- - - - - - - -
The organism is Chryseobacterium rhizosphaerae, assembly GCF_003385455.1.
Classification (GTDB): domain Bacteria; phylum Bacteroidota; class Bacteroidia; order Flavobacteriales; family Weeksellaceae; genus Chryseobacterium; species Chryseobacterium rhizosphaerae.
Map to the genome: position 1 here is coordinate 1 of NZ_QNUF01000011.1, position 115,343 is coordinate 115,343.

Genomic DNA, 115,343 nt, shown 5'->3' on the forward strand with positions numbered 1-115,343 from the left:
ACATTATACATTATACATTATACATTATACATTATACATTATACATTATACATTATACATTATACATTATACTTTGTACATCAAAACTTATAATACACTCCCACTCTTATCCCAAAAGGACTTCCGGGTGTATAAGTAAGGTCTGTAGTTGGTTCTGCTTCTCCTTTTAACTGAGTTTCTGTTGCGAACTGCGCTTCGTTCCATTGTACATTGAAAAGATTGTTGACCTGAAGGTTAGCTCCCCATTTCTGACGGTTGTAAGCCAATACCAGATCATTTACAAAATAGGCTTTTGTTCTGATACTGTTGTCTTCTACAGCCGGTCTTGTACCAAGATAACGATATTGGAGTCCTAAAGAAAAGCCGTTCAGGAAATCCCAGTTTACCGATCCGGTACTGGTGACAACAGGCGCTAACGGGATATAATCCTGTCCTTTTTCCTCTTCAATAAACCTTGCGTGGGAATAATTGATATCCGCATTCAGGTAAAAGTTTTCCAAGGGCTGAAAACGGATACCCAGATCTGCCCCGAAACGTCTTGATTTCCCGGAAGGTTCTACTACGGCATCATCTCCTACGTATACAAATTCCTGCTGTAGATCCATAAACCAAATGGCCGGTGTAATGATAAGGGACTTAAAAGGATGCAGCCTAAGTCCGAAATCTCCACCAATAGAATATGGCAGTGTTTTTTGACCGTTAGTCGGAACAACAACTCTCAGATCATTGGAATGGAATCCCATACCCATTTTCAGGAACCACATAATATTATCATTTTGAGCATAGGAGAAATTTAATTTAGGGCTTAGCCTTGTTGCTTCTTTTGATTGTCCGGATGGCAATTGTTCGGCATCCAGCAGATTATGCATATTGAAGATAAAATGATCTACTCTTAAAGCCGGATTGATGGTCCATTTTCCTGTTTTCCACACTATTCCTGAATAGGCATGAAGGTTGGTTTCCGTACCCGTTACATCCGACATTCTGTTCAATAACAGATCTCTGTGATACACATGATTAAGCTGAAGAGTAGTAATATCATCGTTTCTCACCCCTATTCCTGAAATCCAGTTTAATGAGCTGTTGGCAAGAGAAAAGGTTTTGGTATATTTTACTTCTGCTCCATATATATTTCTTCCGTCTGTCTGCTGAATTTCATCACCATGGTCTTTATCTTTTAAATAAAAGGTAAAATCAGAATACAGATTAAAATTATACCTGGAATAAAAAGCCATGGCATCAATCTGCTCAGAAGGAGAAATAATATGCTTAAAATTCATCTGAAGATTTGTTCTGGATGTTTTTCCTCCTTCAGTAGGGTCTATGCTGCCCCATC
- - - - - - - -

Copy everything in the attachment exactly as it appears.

The organism is Chryseobacterium rhizosphaerae, assembly GCF_003385455.1.
Classification (GTDB): domain Bacteria; phylum Bacteroidota; class Bacteroidia; order Flavobacteriales; family Weeksellaceae; genus Chryseobacterium; species Chryseobacterium rhizosphaerae.
Map to the genome: position 1 here is coordinate 1 of NZ_QNUF01000011.1, position 115,343 is coordinate 115,343.

Genomic DNA, 115,343 nt, shown 5'->3' on the forward strand with positions numbered 1-115,343 from the left:
ACATTATACATTATACATTATACATTATACATTATACATTATACATTATACATTATACATTATACATTATACTTTGTACATCAAAACTTATAATACACTCCCACTCTTATCCCAAAAGGACTTCCGGGTGTATAAGTAAGGTCTGTAGTTGGTTCTGCTTCTCCTTTTAACTGAGTTTCTGTTGCGAACTGCGCTTCGTTCCATTGTACATTGAAAAGATTGTTGACCTGAAGGTTAGCTCCCCATTTCTGACGGTTGTAAGCCAATACCAGATCATTTACAAAATAGGCTTTTGTTCTGATACTGTTGTCTTCTACAGCCGGTCTTGTACCAAGATAACGATATTGGAGTCCTAAAGAAAAGCCGTTCAGGAAATCCCAGTTTACCGATCCGGTACTGGTGACAACAGGCGCTAACGGGATATAATCCTGTCCTTTTTCCTCTTCAATAAACCTTGCGTGGGAATAATTGATATCCGCATTCAGGTAAAAGTTTTCCAAGGGCTGAAAACGGATACCCAGATCTGCCCCGAAACGTCTTGATTTCCCGGAAGGTTCTACTACGGCATCATCTCCTACGTATACAAATTCCTGCTGTAGATCCATAAACCAAATGGCCGGTGTAATGATAAGGGACTTAAAAGGATGCAGCCTAAGTCCGAAATCTCCACCAATAGAATATGGCAGTGTTTTTTGACCGTTAGTCGGAACAACAACTCTCAGATCATTGGAATGGAATCCCATACCCATTTTCAGGAACCACATAATATTATCATTTTGAGCATAGGAGAAATTTAATTTAGGGCTTAGCCTTGTTGCTTCTTTTGATTGTCCGGATGGCAATTGTTCGGCATCCAGCAGATTATGCATATTGAAGATAAAATGATCTACTCTTAAAGCCGGATTGATGGTCCATTTTCCTGTTTTCCACACTATTCCTGAATAGGCATGAAGGTTGGTTTCCGTACCCGTTACATCCGACATTCTGTTCAATAACAGATCTCTGTGATACACATGATTAAGCTGAAGAGTAGTAATATCATCGTTTCTCACCCCTATTCCTGAAATCCAGTTTAATGAGCTGTTGGCAAGAGAAAAGGTTTTGGTATATTTTACTTCTGCTCCATATATATTTCTTCCGTCTGTCTGCTGAATTTCATCACCATGGTCTTTATCTTTTAAATAAAAGGTAAAATCAGAATACAGATTAAAATTATACCTGGAATAAAAAGCCATGGCATCAATCTGCTCAGAAGGAGAAATAATATGCTTAAAATTCATCTGAAGATTTGTTCTGGATGTTTTTCCTCCTTCAGTAGGGTCTATGCTGCCCCATC